“I look forward to the day I witness people from the North East of England finding chances of employment in Scotland, rather than having to go far afield to the South East of England.”
> Amen to that !
Berwick Liberal Democrat Sir Alan Beith said the fact was that day-to-day trade would be changed if Scotland broke away from the United Kingdom.
He said: “That activity is not impossible with independence, we should not overstate the case, but it would become more difficult and the likelihood of administrative barriers being erected is that much greater.
“There are a whole series of reasons why anyone living near the border, unless they see their future entirely as a town of currency exchange kiosks and smugglers, would think that we are much better together.”
Also warning against a yes vote was Hexham Conservative Guy Opperman. He told MPs: “The boundary between Scotland and the rest of the UK would, by definition, become an international border between two separate states, with everything that entails.
“The evidence locally in the North East, whether from farming bodies or the North East chamber of commerce, is extensive.
> farming bodies or the North East chamber of commerce… oh yes, very representive of the population at large – and, I suspect, two groups from which Mr Opperman draws his support come election time.
“There is huge concern that this will have an impact on trade, businesses and jobs.
> Bigger than that caused by policies imposed by the London-based ConDem government, unrepresented in the NE except by Mr Opperman ?
The possible problems rising from Scottish independence are conjecture. The problems caused by policies imposed from the London posh boys are REAL.
“I met a number of oil and gas producers, several of whom are building huge sites on the Tyne at the moment. The two biggest construction sites are for construction projects in the North Sea.
“The producers are concerned that, if there were independence, those projects would be affected, and there would be greater difficulties.”
Source – Newcastle Journal, 05 Mar 2014
A jobs warning has been sounded as the region is told of the risk of Scottish independence.
As Chancellor George Osborne set out why the UK would not let a breakaway Scotland keep the pound, Hexham MP Guy Opperman has warned of the regional impact of a new international border on the doorsteps of Northumberland.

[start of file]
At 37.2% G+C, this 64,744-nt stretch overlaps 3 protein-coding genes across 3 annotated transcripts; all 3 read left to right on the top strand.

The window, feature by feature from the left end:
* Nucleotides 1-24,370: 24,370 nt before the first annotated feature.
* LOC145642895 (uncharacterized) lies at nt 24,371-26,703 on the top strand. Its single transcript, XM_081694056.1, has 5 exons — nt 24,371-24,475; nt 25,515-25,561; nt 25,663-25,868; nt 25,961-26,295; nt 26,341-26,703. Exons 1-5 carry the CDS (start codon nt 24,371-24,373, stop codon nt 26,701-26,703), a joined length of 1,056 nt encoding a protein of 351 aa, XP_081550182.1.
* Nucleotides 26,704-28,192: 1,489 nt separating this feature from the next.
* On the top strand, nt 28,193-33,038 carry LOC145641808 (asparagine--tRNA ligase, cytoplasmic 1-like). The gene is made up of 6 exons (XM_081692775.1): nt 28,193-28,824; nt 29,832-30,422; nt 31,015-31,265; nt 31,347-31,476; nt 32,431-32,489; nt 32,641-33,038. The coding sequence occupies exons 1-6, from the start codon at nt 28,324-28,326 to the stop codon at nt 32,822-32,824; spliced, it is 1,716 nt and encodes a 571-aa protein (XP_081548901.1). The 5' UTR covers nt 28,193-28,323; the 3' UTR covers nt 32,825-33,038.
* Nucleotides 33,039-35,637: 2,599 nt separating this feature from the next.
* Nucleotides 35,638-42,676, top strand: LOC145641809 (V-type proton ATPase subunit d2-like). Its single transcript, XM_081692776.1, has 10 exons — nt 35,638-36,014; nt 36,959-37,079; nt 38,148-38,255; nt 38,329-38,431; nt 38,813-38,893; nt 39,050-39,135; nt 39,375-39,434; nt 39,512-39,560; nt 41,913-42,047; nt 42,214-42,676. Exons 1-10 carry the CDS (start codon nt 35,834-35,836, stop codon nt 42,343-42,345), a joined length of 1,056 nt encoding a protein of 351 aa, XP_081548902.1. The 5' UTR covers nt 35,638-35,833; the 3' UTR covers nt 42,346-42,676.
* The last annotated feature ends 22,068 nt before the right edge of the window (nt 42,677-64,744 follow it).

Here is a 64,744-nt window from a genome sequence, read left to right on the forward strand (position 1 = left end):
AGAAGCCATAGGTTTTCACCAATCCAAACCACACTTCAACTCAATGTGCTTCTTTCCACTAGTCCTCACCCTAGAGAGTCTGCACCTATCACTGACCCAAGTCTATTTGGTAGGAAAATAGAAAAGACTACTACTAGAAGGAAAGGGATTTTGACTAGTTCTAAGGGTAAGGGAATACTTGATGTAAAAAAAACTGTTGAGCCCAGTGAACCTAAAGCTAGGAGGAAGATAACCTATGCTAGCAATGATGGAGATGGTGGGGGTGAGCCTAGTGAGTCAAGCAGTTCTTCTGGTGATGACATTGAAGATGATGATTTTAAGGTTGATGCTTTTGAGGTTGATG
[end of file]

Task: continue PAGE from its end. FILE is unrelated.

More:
The Conservative MP said: “If keeping the pound would not be possible as part of a formal sterling currency union; if the SNP no longer wishes to join the euro, which one can see; and if there is no prospect of an independent country with border control—my constituents are somewhat concerned that there might be a rerun of Hadrian’s wall—where are we?”
He said the situation in Scotland was clearly of concern to the North East, adding: “I am speaking as an MP whose area has a border that divides Scotland and England—my local businesses, the North East chamber of commerce and the local authorities have all indicated that there would be a negative impact on jobs, growth and the development of our respective economies in Scotland and England were the referendum to go ahead.”
> Would that be the same jobs, growth and development (or lack of) that makes the North East the area with the highest unemployment ?
He told MPs: “I speak as a Brit, a mongrel Englishman, a lover of Scotland and an MP whose constituency borders Scotland. Were there to be Scottish independence, I have no doubt that tourism and trade would continue, but it would be naive not to accept that trade on a cross-border basis would unquestionably be affected.
“That is not some Conservative Member of Parliamentspeaking; that is the opinion of the chambers of commerce, local authorities and business groups I have spoken to on both sides of the border.”
> All organizations with the welfare of the common man at heart…
In Edinburgh yesterday the Chancellor ruled out a currency union with an independent Scotland after “strong” advice from the Treasury’s leading official, which was published.
Sir Nicholas Macpherson said that unions are “fraught with difficulty” and raised serious concerns about the Scottish Government’s commitment to making it work. Scotland’s banking sector is too big in relation to national income, the UK could end up bailing the country out.
> Perhaps the North East (and Cumbria, for that matter) should apply to become part of an independent Scotland. Until relatively recently the border was pretty fluid, the old kingdom of Northumbria took in chunks of both, and Hadrian’s Wall is nowadays a long way from the current border (although, of course, neither England or Scotland existed when it was built).
But who do we have more in common with – Scotland or the London city state ?
Source – Newcastle Journal 14 Feb 2014